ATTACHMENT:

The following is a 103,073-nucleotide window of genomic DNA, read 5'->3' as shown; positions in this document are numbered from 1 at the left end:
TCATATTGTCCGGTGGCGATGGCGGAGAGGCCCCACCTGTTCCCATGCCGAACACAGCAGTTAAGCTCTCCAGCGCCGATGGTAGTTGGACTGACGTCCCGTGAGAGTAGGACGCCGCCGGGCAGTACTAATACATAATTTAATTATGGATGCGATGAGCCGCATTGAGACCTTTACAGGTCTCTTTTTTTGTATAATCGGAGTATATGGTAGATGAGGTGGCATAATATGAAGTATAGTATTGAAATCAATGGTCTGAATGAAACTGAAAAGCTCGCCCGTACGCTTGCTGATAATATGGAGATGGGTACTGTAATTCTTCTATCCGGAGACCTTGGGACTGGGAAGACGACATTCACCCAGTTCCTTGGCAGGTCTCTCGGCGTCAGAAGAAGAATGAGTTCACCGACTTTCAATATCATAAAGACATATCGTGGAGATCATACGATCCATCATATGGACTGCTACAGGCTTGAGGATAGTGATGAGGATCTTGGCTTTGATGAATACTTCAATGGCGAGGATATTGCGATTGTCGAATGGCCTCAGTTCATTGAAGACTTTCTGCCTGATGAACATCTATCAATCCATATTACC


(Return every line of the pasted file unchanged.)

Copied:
The following is a 103,073-nucleotide window of genomic DNA, read 5'->3' as shown; positions in this document are numbered from 1 at the left end:
TCATATTGTCCGGTGGCGATGGCGGAGAGGCCCCACCTGTTCCCATGCCGAACACAGCAGTTAAGCTCTCCAGCGCCGATGGTAGTTGGACTGACGTCCCGTGAGAGTAGGACGCCGCCGGGCAGTACTAATACATAATTTAATTATGGATGCGATGAGCCGCATTGAGACCTTTACAGGTCTCTTTTTTTGTATAATCGGAGTATATGGTAGATGAGGTGGCATAATATGAAGTATAGTATTGAAATCAATGGTCTGAATGAAACTGAAAAGCTCGCCCGTACGCTTGCTGATAATATGGAGATGGGTACTGTAATTCTTCTATCCGGAGACCTTGGGACTGGGAAGACGACATTCACCCAGTTCCTTGGCAGGTCTCTCGGCGTCAGAAGAAGAATGAGTTCACCGACTTTCAATATCATAAAGACATATCGTGGAGATCATACGATCCATCATATGGACTGCTACAGGCTTGAGGATAGTGATGAGGATCTTGGCTTTGATGAATACTTCAATGGCGAGGATATTGCGATTGTCGAATGGCCTCAGTTCATTGAAGACTTTCTGCCTGATGAACATCTATCAATCCATATTACC